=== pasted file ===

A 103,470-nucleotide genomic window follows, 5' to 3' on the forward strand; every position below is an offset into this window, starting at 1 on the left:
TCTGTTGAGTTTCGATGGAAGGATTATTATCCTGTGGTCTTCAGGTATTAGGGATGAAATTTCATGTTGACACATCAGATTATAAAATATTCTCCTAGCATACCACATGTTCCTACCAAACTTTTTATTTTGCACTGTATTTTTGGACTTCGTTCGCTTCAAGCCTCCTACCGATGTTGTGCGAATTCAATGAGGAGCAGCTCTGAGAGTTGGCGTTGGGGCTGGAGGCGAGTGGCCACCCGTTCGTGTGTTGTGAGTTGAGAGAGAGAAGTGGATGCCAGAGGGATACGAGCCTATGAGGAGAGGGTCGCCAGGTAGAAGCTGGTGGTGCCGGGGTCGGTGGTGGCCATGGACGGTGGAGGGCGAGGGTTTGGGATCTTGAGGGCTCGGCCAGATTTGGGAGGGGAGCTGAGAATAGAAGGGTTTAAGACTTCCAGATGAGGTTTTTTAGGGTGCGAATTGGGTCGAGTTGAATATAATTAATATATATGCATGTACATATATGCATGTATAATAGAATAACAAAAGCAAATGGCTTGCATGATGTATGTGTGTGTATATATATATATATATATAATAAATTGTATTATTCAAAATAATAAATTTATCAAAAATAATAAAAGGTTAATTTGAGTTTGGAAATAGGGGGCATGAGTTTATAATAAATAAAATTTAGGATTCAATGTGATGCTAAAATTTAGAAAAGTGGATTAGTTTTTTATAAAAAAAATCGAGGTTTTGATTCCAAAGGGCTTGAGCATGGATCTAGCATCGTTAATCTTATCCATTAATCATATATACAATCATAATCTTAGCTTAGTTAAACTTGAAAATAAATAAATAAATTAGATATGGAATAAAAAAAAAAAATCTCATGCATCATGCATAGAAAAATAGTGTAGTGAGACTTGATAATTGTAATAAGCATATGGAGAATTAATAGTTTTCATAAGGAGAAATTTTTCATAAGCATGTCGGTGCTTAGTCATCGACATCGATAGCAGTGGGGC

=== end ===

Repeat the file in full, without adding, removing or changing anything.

A 103,470-nucleotide genomic window follows, 5' to 3' on the forward strand; every position below is an offset into this window, starting at 1 on the left:
TCTGTTGAGTTTCGATGGAAGGATTATTATCCTGTGGTCTTCAGGTATTAGGGATGAAATTTCATGTTGACACATCAGATTATAAAATATTCTCCTAGCATACCACATGTTCCTACCAAACTTTTTATTTTGCACTGTATTTTTGGACTTCGTTCGCTTCAAGCCTCCTACCGATGTTGTGCGAATTCAATGAGGAGCAGCTCTGAGAGTTGGCGTTGGGGCTGGAGGCGAGTGGCCACCCGTTCGTGTGTTGTGAGTTGAGAGAGAGAAGTGGATGCCAGAGGGATACGAGCCTATGAGGAGAGGGTCGCCAGGTAGAAGCTGGTGGTGCCGGGGTCGGTGGTGGCCATGGACGGTGGAGGGCGAGGGTTTGGGATCTTGAGGGCTCGGCCAGATTTGGGAGGGGAGCTGAGAATAGAAGGGTTTAAGACTTCCAGATGAGGTTTTTTAGGGTGCGAATTGGGTCGAGTTGAATATAATTAATATATATGCATGTACATATATGCATGTATAATAGAATAACAAAAGCAAATGGCTTGCATGATGTATGTGTGTGTATATATATATATATATATAATAAATTGTATTATTCAAAATAATAAATTTATCAAAAATAATAAAAGGTTAATTTGAGTTTGGAAATAGGGGGCATGAGTTTATAATAAATAAAATTTAGGATTCAATGTGATGCTAAAATTTAGAAAAGTGGATTAGTTTTTTATAAAAAAAATCGAGGTTTTGATTCCAAAGGGCTTGAGCATGGATCTAGCATCGTTAATCTTATCCATTAATCATATATACAATCATAATCTTAGCTTAGTTAAACTTGAAAATAAATAAATAAATTAGATATGGAATAAAAAAAAAAAATCTCATGCATCATGCATAGAAAAATAGTGTAGTGAGACTTGATAATTGTAATAAGCATATGGAGAATTAATAGTTTTCATAAGGAGAAATTTTTCATAAGCATGTCGGTGCTTAGTCATCGACATCGATAGCAGTGGGGC